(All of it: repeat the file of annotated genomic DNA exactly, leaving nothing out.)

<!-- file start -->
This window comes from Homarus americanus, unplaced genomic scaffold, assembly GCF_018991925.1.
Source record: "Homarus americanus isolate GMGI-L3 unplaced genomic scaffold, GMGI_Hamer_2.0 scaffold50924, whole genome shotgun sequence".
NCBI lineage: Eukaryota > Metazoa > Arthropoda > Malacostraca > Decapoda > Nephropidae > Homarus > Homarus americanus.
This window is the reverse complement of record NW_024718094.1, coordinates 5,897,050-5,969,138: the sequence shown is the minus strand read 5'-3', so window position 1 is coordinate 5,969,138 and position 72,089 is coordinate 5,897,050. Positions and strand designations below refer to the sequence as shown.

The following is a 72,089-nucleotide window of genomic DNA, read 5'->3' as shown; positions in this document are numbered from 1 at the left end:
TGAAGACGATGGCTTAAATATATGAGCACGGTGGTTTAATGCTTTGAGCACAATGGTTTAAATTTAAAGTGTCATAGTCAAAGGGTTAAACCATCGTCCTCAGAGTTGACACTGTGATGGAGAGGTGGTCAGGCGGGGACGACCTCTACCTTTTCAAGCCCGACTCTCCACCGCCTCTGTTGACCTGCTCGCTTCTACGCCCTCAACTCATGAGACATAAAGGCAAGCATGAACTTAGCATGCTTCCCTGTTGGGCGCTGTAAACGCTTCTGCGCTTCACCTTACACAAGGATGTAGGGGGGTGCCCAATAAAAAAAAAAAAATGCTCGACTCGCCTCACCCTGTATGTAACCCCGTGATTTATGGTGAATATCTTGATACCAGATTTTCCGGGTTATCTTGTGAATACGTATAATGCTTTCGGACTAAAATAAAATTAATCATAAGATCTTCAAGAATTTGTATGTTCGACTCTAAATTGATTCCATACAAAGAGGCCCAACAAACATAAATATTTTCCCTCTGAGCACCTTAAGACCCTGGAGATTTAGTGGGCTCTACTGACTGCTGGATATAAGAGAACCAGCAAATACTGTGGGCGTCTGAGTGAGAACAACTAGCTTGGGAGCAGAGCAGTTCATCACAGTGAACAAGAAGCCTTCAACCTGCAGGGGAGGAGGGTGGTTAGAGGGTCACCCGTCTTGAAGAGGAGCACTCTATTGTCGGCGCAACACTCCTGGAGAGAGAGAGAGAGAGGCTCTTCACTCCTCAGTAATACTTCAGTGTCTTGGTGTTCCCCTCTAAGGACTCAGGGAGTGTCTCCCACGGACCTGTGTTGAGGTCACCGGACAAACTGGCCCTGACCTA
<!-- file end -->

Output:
This window comes from Homarus americanus, unplaced genomic scaffold, assembly GCF_018991925.1.
Source record: "Homarus americanus isolate GMGI-L3 unplaced genomic scaffold, GMGI_Hamer_2.0 scaffold50924, whole genome shotgun sequence".
NCBI lineage: Eukaryota > Metazoa > Arthropoda > Malacostraca > Decapoda > Nephropidae > Homarus > Homarus americanus.
This window is the reverse complement of record NW_024718094.1, coordinates 5,897,050-5,969,138: the sequence shown is the minus strand read 5'-3', so window position 1 is coordinate 5,969,138 and position 72,089 is coordinate 5,897,050. Positions and strand designations below refer to the sequence as shown.

The following is a 72,089-nucleotide window of genomic DNA, read 5'->3' as shown; positions in this document are numbered from 1 at the left end:
TGAAGACGATGGCTTAAATATATGAGCACGGTGGTTTAATGCTTTGAGCACAATGGTTTAAATTTAAAGTGTCATAGTCAAAGGGTTAAACCATCGTCCTCAGAGTTGACACTGTGATGGAGAGGTGGTCAGGCGGGGACGACCTCTACCTTTTCAAGCCCGACTCTCCACCGCCTCTGTTGACCTGCTCGCTTCTACGCCCTCAACTCATGAGACATAAAGGCAAGCATGAACTTAGCATGCTTCCCTGTTGGGCGCTGTAAACGCTTCTGCGCTTCACCTTACACAAGGATGTAGGGGGGTGCCCAATAAAAAAAAAAAAATGCTCGACTCGCCTCACCCTGTATGTAACCCCGTGATTTATGGTGAATATCTTGATACCAGATTTTCCGGGTTATCTTGTGAATACGTATAATGCTTTCGGACTAAAATAAAATTAATCATAAGATCTTCAAGAATTTGTATGTTCGACTCTAAATTGATTCCATACAAAGAGGCCCAACAAACATAAATATTTTCCCTCTGAGCACCTTAAGACCCTGGAGATTTAGTGGGCTCTACTGACTGCTGGATATAAGAGAACCAGCAAATACTGTGGGCGTCTGAGTGAGAACAACTAGCTTGGGAGCAGAGCAGTTCATCACAGTGAACAAGAAGCCTTCAACCTGCAGGGGAGGAGGGTGGTTAGAGGGTCACCCGTCTTGAAGAGGAGCACTCTATTGTCGGCGCAACACTCCTGGAGAGAGAGAGAGAGAGGCTCTTCACTCCTCAGTAATACTTCAGTGTCTTGGTGTTCCCCTCTAAGGACTCAGGGAGTGTCTCCCACGGACCTGTGTTGAGGTCACCGGACAAACTGGCCCTGACCTA